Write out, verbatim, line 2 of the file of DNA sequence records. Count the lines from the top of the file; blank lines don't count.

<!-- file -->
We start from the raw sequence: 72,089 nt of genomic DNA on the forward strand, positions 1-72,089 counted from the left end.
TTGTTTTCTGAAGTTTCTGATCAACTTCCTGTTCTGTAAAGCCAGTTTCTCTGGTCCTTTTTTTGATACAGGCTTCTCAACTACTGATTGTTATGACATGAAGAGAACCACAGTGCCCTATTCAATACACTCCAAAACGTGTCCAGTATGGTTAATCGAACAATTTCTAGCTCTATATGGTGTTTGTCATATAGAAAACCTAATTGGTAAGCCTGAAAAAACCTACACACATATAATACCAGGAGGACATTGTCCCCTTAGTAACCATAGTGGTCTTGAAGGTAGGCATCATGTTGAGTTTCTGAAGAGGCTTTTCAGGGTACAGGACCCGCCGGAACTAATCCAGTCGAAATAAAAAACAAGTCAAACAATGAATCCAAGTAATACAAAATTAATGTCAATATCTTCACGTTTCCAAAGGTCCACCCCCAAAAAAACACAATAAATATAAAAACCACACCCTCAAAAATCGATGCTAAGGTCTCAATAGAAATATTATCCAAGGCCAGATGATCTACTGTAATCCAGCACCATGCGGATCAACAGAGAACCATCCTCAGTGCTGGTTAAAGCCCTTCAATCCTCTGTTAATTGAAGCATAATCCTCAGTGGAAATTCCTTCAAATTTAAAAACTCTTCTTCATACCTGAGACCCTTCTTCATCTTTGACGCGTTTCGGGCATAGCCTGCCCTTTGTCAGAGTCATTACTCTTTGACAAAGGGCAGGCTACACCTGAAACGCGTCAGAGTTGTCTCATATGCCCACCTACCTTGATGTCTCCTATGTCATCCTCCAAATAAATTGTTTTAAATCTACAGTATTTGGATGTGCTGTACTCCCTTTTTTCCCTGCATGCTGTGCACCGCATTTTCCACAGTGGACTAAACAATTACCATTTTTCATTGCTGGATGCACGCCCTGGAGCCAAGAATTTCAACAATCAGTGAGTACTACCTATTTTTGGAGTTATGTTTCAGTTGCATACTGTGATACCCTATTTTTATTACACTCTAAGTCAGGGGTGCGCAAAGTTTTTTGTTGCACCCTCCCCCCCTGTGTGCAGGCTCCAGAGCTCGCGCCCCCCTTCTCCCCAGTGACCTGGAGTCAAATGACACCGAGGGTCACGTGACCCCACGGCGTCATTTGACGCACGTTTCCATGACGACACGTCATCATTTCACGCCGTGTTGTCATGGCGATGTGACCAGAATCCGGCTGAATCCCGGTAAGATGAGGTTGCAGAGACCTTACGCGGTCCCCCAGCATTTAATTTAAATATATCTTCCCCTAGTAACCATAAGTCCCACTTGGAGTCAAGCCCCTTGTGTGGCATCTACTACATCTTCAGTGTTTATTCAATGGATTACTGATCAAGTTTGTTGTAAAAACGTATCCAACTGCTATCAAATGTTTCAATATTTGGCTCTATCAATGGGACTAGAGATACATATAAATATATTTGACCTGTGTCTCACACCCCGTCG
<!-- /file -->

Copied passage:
TTGTTTTCTGAAGTTTCTGATCAACTTCCTGTTCTGTAAAGCCAGTTTCTCTGGTCCTTTTTTTGATACAGGCTTCTCAACTACTGATTGTTATGACATGAAGAGAACCACAGTGCCCTATTCAATACACTCCAAAACGTGTCCAGTATGGTTAATCGAACAATTTCTAGCTCTATATGGTGTTTGTCATATAGAAAACCTAATTGGTAAGCCTGAAAAAACCTACACACATATAATACCAGGAGGACATTGTCCCCTTAGTAACCATAGTGGTCTTGAAGGTAGGCATCATGTTGAGTTTCTGAAGAGGCTTTTCAGGGTACAGGACCCGCCGGAACTAATCCAGTCGAAATAAAAAACAAGTCAAACAATGAATCCAAGTAATACAAAATTAATGTCAATATCTTCACGTTTCCAAAGGTCCACCCCCAAAAAAACACAATAAATATAAAAACCACACCCTCAAAAATCGATGCTAAGGTCTCAATAGAAATATTATCCAAGGCCAGATGATCTACTGTAATCCAGCACCATGCGGATCAACAGAGAACCATCCTCAGTGCTGGTTAAAGCCCTTCAATCCTCTGTTAATTGAAGCATAATCCTCAGTGGAAATTCCTTCAAATTTAAAAACTCTTCTTCATACCTGAGACCCTTCTTCATCTTTGACGCGTTTCGGGCATAGCCTGCCCTTTGTCAGAGTCATTACTCTTTGACAAAGGGCAGGCTACACCTGAAACGCGTCAGAGTTGTCTCATATGCCCACCTACCTTGATGTCTCCTATGTCATCCTCCAAATAAATTGTTTTAAATCTACAGTATTTGGATGTGCTGTACTCCCTTTTTTCCCTGCATGCTGTGCACCGCATTTTCCACAGTGGACTAAACAATTACCATTTTTCATTGCTGGATGCACGCCCTGGAGCCAAGAATTTCAACAATCAGTGAGTACTACCTATTTTTGGAGTTATGTTTCAGTTGCATACTGTGATACCCTATTTTTATTACACTCTAAGTCAGGGGTGCGCAAAGTTTTTTGTTGCACCCTCCCCCCCTGTGTGCAGGCTCCAGAGCTCGCGCCCCCCTTCTCCCCAGTGACCTGGAGTCAAATGACACCGAGGGTCACGTGACCCCACGGCGTCATTTGACGCACGTTTCCATGACGACACGTCATCATTTCACGCCGTGTTGTCATGGCGATGTGACCAGAATCCGGCTGAATCCCGGTAAGATGAGGTTGCAGAGACCTTACGCGGTCCCCCAGCATTTAATTTAAATATATCTTCCCCTAGTAACCATAAGTCCCACTTGGAGTCAAGCCCCTTGTGTGGCATCTACTACATCTTCAGTGTTTATTCAATGGATTACTGATCAAGTTTGTTGTAAAAACGTATCCAACTGCTATCAAATGTTTCAATATTTGGCTCTATCAATGGGACTAGAGATACATATAAATATATTTGACCTGTGTCTCACACCCCGTCG